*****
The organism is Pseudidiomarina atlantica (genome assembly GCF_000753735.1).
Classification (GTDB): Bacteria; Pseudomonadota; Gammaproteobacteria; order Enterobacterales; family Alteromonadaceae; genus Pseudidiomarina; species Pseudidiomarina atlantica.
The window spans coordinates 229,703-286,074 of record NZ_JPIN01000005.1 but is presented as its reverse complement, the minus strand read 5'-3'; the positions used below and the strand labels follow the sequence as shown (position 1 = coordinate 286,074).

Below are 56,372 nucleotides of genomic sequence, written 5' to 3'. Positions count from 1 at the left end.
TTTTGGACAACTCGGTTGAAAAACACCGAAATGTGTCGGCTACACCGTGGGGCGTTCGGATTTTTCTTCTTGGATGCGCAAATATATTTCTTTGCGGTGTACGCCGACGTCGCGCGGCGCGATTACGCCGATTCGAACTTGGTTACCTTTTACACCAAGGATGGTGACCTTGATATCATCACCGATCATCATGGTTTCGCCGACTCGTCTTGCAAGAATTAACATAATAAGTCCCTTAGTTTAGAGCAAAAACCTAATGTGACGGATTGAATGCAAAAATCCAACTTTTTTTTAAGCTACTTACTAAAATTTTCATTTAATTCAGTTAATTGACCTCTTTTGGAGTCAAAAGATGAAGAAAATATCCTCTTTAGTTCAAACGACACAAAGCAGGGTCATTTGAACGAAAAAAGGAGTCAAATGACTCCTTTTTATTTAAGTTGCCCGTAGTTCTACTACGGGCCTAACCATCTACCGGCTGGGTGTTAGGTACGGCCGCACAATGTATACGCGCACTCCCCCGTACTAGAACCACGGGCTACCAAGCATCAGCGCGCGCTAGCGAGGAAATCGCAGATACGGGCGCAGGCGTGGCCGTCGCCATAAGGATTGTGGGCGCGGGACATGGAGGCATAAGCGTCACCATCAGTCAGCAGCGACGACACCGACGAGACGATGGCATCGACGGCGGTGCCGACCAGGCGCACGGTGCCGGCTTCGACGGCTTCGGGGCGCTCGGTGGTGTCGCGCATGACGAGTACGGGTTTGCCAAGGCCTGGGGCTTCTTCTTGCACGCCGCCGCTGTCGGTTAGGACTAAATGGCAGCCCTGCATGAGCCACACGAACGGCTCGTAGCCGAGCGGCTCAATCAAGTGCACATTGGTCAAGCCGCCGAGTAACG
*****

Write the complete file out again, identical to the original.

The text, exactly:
The organism is Pseudidiomarina atlantica (genome assembly GCF_000753735.1).
Classification (GTDB): Bacteria; Pseudomonadota; Gammaproteobacteria; order Enterobacterales; family Alteromonadaceae; genus Pseudidiomarina; species Pseudidiomarina atlantica.
The window spans coordinates 229,703-286,074 of record NZ_JPIN01000005.1 but is presented as its reverse complement, the minus strand read 5'-3'; the positions used below and the strand labels follow the sequence as shown (position 1 = coordinate 286,074).

Below are 56,372 nucleotides of genomic sequence, written 5' to 3'. Positions count from 1 at the left end.
TTTTGGACAACTCGGTTGAAAAACACCGAAATGTGTCGGCTACACCGTGGGGCGTTCGGATTTTTCTTCTTGGATGCGCAAATATATTTCTTTGCGGTGTACGCCGACGTCGCGCGGCGCGATTACGCCGATTCGAACTTGGTTACCTTTTACACCAAGGATGGTGACCTTGATATCATCACCGATCATCATGGTTTCGCCGACTCGTCTTGCAAGAATTAACATAATAAGTCCCTTAGTTTAGAGCAAAAACCTAATGTGACGGATTGAATGCAAAAATCCAACTTTTTTTTAAGCTACTTACTAAAATTTTCATTTAATTCAGTTAATTGACCTCTTTTGGAGTCAAAAGATGAAGAAAATATCCTCTTTAGTTCAAACGACACAAAGCAGGGTCATTTGAACGAAAAAAGGAGTCAAATGACTCCTTTTTATTTAAGTTGCCCGTAGTTCTACTACGGGCCTAACCATCTACCGGCTGGGTGTTAGGTACGGCCGCACAATGTATACGCGCACTCCCCCGTACTAGAACCACGGGCTACCAAGCATCAGCGCGCGCTAGCGAGGAAATCGCAGATACGGGCGCAGGCGTGGCCGTCGCCATAAGGATTGTGGGCGCGGGACATGGAGGCATAAGCGTCACCATCAGTCAGCAGCGACGACACCGACGAGACGATGGCATCGACGGCGGTGCCGACCAGGCGCACGGTGCCGGCTTCGACGGCTTCGGGGCGCTCGGTGGTGTCGCGCATGACGAGTACGGGTTTGCCAAGGCCTGGGGCTTCTTCTTGCACGCCGCCGCTGTCGGTTAGGACTAAATGGCAGCCCTGCATGAGCCACACGAACGGCTCGTAGCCGAGCGGCTCAATCAAGTGCACATTGGTCAAGCCGCCGAGTAACG